What is an example of Direct Characterization in The Adventures of Huckleberry Finn?

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M.P. Ossa eNotes educator| Certified Educator

One salient example of direct characterization is found in chapter 5, and it is that of Pap: Huck's chaotic father. Both types of characterizations, direct and indirect, are used for this particular character due to the collateral damage that he causes. The result of this damage is seen mainly in Huck, who often makes statements about how much he fears him, and about how badly he (Pap) treats Huck.

I used to be scared of him all the time, he tanned me so much.  

Chapter 5 expands more upon the actual physical traits of Pap, mainly illustrating how badly the effects of long-term alcohol addiction have affected him mentally and physically. 

He was most fifty, and he looked it. His hair was long and tangled and greasy, and hung down, and you could see his eyes shining through like he was behind vines.  It was all black, no gray; so was his long, mixed-up whiskers.  

More than just placing focus on how disheveled Pap looks, the description also illustrates how he was getting worse and worse as far as spiraling down in his addiction to whisky. This man is sick. His alcoholism had reached a new, lower level. He is at the point where he would do anything to get his substance of choice.

There warn't no color in his face, where his face showed; it was white; not like another man's white, but a white to make a body sick, a white to make a body's flesh crawl—a tree-toad white, a fish-belly white.  

This characterization also goes on to show that alcohol has affected every aspect of Pa's life to the point of him not even caring about how he looks in front of other members of the community. He has led his addiction take control of his actions. He is a creature that lives for the substance and the substance alone.

As for his clothes—just rags, that was all.  He had one ankle resting on t'other knee; the boot on that foot was busted, and two of his toes stuck through, and he worked them now and then.  His hat was laying on the floor—an old black slouch with the top caved in, like a lid.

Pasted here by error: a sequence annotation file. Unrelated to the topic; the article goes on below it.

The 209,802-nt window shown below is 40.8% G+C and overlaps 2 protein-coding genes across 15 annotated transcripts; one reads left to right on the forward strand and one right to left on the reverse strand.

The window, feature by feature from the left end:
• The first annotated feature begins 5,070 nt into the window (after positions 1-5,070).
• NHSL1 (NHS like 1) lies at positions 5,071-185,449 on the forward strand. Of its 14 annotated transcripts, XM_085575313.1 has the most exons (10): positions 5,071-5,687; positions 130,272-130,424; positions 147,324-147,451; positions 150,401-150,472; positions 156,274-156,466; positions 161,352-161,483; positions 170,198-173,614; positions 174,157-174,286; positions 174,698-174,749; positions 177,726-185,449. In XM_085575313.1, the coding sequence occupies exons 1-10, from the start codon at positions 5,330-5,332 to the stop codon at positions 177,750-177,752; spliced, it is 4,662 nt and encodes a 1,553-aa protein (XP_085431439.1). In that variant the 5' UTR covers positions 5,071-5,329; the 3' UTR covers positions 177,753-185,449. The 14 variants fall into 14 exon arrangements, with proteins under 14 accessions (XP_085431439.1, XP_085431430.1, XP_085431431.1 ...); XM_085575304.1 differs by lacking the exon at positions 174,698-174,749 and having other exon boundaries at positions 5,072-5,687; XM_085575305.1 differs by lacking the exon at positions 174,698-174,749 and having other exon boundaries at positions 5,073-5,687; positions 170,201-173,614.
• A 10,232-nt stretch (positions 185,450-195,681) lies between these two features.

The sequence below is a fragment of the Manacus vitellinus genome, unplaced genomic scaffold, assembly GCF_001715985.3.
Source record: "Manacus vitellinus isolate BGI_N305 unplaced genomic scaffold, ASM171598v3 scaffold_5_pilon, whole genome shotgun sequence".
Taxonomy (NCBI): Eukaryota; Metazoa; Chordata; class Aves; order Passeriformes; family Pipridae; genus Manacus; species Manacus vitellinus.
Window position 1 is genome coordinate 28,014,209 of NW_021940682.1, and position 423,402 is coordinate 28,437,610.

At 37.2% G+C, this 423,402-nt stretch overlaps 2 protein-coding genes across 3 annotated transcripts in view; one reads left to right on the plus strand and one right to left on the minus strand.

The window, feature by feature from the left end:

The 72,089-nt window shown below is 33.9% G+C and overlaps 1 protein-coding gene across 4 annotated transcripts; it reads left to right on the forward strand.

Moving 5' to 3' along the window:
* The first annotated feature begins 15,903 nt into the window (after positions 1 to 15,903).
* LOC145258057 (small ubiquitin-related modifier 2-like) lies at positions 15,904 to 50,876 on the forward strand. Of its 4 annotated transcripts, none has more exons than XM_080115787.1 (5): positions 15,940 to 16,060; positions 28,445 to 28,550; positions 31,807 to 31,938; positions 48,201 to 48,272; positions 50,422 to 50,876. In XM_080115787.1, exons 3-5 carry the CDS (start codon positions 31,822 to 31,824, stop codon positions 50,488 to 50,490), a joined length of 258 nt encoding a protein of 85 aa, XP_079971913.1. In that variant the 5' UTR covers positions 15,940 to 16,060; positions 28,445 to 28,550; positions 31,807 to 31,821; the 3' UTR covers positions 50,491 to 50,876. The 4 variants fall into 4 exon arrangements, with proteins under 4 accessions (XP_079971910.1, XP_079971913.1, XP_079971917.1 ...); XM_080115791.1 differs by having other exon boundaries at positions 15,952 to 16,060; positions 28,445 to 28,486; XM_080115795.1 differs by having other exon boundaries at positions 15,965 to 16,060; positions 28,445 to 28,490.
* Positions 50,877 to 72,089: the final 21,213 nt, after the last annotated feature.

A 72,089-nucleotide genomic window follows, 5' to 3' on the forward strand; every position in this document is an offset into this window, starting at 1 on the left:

Therefore, there is a substantial amount of direct characterization aimed at Pa because his character his complex and yet stereotypical, at the same time. It is stereotypical because he accurately illustrates a typical man at the latest stages of alcohol addiction. It is complex because this man still manages to want control over his son, who is young and impressionable. This is how come he is abusive and cruel toward his own child. Any description of Pa that does not exactly cite his physical traits or specific behaviors can be considered an indirect characterization. 

belarafon eNotes educator| Certified Educator

Direct Characterization is defined by its use of descriptive words and phrases, explicitly showing the person or character type. This is differentiated from Indirect Characterization, where a character's actions and speech define their character. Since the book is narrated by Huck Finn, most of the characterizations are from his own subjective descriptions; he tends to go for stereotypes and ignore the subtleties of action and speech, except as they affect him directly. For example, he describes Miss Watson as:

...a tolerable slim old maid, with goggles on... and took a set at me now with a spelling-book. She worked me middling hard for about an hour, and then the widow made her ease up.
(Twain, The Adventures of Huckleberry Finn, gutenberg.org)

From this, we can see that Miss Watson is thinner than average, wears glasses, and is concerned with education and especially religion; this differentiates her from her sister, the Widow Douglas, who is more concerned with manners. Huck finds Miss Watson more of an annoyance than her sister, and while he later defines Widow Douglas in glowing terms, he is never anything but contemptuous for Miss Watson's preaching.

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The Adventures of Huckleberry Finn

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